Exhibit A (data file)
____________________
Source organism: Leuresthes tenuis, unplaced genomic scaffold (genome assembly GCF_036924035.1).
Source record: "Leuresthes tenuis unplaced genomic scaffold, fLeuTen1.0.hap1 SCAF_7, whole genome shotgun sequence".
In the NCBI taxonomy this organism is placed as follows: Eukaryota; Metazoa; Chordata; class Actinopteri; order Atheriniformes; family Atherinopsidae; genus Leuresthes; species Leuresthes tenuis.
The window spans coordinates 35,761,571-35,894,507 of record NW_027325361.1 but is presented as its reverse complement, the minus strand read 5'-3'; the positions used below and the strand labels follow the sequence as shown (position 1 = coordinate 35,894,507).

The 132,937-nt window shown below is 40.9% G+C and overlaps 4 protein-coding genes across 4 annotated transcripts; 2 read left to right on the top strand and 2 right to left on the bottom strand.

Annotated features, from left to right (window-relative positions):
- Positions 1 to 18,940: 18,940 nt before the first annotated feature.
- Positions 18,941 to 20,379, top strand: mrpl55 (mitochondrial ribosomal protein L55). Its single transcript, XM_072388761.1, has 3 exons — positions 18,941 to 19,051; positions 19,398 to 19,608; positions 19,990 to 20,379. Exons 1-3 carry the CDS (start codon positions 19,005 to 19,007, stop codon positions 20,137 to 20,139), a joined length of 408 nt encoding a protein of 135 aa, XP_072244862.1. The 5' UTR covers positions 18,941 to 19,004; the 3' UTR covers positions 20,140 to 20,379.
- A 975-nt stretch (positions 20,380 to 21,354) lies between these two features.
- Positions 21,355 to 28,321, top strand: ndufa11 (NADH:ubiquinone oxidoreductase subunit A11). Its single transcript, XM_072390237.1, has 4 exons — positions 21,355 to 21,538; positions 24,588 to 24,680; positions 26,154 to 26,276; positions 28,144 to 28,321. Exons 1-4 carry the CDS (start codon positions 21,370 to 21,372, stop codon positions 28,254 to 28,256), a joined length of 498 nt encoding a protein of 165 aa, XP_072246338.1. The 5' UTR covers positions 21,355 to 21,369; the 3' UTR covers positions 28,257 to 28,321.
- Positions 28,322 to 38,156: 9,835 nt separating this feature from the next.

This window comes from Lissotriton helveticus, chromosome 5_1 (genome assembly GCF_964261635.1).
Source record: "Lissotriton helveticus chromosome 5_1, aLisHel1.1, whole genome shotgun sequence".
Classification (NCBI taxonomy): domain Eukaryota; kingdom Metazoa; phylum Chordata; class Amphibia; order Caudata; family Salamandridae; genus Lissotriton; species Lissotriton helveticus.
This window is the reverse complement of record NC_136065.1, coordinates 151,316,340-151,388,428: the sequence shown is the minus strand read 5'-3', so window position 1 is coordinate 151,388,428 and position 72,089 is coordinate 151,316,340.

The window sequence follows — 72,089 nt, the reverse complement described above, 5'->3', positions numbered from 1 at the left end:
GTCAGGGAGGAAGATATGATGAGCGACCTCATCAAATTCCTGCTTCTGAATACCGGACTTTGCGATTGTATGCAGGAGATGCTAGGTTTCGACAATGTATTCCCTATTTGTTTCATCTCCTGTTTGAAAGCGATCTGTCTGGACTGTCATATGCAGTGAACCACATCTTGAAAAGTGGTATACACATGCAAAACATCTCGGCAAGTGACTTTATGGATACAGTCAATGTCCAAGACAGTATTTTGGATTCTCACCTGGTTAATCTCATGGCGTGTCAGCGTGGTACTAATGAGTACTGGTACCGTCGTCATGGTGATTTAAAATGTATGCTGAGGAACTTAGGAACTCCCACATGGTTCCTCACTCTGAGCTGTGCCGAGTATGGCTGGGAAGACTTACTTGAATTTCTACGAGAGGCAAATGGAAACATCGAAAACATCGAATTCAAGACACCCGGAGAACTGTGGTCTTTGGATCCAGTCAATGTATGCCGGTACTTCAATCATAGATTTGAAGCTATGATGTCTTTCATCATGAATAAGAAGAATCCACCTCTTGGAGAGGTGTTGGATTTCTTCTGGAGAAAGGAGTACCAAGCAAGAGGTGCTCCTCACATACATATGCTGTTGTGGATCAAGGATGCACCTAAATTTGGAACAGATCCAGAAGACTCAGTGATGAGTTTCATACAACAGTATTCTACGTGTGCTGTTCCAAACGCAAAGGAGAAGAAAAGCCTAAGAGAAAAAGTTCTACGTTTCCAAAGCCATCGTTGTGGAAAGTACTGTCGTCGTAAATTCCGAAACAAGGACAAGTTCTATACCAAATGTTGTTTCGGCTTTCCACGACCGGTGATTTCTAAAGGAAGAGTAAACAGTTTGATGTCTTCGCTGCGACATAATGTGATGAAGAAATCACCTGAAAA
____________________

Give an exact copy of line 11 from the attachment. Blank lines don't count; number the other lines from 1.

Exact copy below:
- Positions 28,322 to 38,156: 9,835 nt separating this feature from the next.